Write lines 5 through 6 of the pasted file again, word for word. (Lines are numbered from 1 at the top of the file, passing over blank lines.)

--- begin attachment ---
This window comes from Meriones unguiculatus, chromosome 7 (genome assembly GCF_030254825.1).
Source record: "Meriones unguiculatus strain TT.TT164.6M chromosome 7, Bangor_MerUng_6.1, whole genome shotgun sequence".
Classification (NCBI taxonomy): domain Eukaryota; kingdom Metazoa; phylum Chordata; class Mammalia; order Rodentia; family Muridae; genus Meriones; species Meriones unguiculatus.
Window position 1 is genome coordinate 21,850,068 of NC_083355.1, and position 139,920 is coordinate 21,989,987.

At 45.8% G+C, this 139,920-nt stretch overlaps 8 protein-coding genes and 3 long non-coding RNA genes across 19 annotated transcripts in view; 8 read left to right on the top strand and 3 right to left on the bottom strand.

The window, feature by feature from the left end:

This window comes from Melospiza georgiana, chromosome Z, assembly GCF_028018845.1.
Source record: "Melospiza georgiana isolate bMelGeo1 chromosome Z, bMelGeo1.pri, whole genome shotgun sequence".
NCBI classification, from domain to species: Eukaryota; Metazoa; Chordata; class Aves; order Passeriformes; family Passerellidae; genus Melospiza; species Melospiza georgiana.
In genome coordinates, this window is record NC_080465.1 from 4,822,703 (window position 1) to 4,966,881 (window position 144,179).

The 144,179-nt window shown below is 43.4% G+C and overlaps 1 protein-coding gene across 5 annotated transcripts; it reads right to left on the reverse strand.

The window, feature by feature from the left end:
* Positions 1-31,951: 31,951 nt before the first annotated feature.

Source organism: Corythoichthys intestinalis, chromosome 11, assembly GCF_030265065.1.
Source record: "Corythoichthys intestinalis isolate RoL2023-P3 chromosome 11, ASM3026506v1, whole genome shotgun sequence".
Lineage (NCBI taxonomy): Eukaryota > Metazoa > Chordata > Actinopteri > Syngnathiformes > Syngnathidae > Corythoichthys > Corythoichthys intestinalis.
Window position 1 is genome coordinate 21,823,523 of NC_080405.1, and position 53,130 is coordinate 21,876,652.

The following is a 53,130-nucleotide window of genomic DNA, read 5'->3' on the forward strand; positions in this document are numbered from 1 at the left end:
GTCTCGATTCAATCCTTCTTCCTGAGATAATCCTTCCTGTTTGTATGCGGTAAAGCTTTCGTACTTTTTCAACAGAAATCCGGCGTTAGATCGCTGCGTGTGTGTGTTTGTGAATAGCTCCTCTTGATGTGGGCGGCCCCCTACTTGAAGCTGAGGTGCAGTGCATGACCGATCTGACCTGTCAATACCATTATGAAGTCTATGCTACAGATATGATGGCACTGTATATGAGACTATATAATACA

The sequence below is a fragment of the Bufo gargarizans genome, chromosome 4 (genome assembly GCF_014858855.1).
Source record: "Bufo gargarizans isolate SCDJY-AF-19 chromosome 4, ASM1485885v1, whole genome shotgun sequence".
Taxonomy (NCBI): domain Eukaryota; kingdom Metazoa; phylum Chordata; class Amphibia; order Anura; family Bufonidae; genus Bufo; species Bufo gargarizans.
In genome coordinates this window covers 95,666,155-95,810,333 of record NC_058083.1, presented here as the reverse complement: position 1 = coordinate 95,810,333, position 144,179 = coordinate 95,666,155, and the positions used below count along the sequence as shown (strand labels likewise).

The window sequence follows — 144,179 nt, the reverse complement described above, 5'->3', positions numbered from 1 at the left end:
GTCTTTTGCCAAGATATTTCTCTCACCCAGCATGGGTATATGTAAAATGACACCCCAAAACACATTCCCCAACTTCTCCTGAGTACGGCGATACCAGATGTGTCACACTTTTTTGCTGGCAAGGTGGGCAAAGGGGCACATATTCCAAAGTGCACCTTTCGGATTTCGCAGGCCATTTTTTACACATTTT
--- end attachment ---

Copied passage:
At 45.8% G+C, this 139,920-nt stretch overlaps 8 protein-coding genes and 3 long non-coding RNA genes across 19 annotated transcripts in view; 8 read left to right on the top strand and 3 right to left on the bottom strand.

The window, feature by feature from the left end: